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African Journal of Laboratory Medicine

On-line version ISSN 2225-2010
Print version ISSN 2225-2002

Afr. J. Lab. Med. vol.7 n.2 Addis Ababa  2018

http://dx.doi.org/10.4102/ajlm.v7i2.789 

SCIENTIFIC LETTER

 

Need for better adherence to optimal incubation temperature for quality laboratory diagnostics and antibiotic resistance monitoring

 

 

Cristina GutierrezI; Akos SomoskoviII; Kris NatarajanII; David BellII

IIndependent consultant, Vigo, Spain
IIGlobal Health Technologies, Global Good Fund, Intellectual Ventures Laboratory, Bellevue, Washington, United States

Correspondence

 

 

In the omics era, incubation of human specimens and bacterial cultures continues to be the cornerstone for detection, identification and drug susceptibility testing (DST) of bacterial pathogens. Accurate results require bacterial incubation under optimal physicochemical conditions. Temperature is a key physicochemical factor that affects the bacterial environment, making incubators indispensable in clinical laboratories. Human pathogens generally multiply best at temperatures similar to those of the human host (35°C - 37°C). Biochemical tests for identification in pure isolates are recommended to be performed at 36°C ± 2°C, and DST at 35°C± 1°C.1,2,3,4 For Mycobacterium tuberculosis complex and most nontuberculous mycobacteria, the recommended temperature is 37°C in both cases.

In a recent survey to determine the incubator requirements for clinical microbiology laboratories in resource-limited countries, we analysed several parameters including the temperatures used to incubate clinical specimens for primary bacterial isolation, replicating bacterial cultures and performing DST. The data were reported in a self-administered questionnaire conducted from April 2017 to June 2017 by 12 laboratories from three countries in Africa (Cameroon, Ivory Coast and Madagascar), three countries in the Americas (Haiti, Guyana and Bolivia) and one country in Asia (Bangladesh). The clinical specimens considered were sputum, pharyngeal or nasopharyngeal swabs, stools, urethral or vaginal swabs, skin, pus, urine, lymph nodes, blood, bone marrow, cerebrospinal fluid and other normally sterile body fluids. The analysed incubation temperatures referred to 26 pathogenic bacteria or pathogenic bacteria groups frequently isolated from clinical specimens (Figure 1).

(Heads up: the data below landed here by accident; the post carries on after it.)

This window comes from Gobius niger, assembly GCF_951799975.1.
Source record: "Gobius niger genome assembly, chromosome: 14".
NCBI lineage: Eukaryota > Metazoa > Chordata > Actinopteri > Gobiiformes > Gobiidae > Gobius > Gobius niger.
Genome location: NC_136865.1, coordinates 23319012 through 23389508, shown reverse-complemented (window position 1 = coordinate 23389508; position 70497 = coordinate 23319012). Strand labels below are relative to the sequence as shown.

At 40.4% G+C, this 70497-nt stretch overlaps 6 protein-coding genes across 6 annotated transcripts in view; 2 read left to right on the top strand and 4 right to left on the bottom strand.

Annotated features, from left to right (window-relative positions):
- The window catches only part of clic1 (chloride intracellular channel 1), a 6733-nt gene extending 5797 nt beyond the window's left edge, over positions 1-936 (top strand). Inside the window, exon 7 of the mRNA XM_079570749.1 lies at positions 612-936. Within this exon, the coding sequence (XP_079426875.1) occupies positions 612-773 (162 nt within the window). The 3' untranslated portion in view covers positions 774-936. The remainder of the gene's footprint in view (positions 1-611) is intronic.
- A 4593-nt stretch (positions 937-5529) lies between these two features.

Laboratories working with mycobacteria incubated both specimens and isolates at the appropriate temperature of 37°C for M. tuberculosis complex and nontuberculous mycobacteria, or at 30°C in the case of Mycobacterium ulcerans.

To target the other 24 bacteria or groups of bacteria, specimens were incubated for primary isolation at either 35°C or 37°C with a tendency towards 37°C. Laboratories employed the same distribution of temperatures for sub-culturing isolates and performing DST, with the exception of one laboratory sub-culturing Acinetobacter baumanii, Salmonella typhi and Salmonella paratyphi at 42°C. The reported temperature fluctuation during incubation was ± 2°C for 55% of the incubators, ± 1°C for 29%, and ± 3°C for 16%.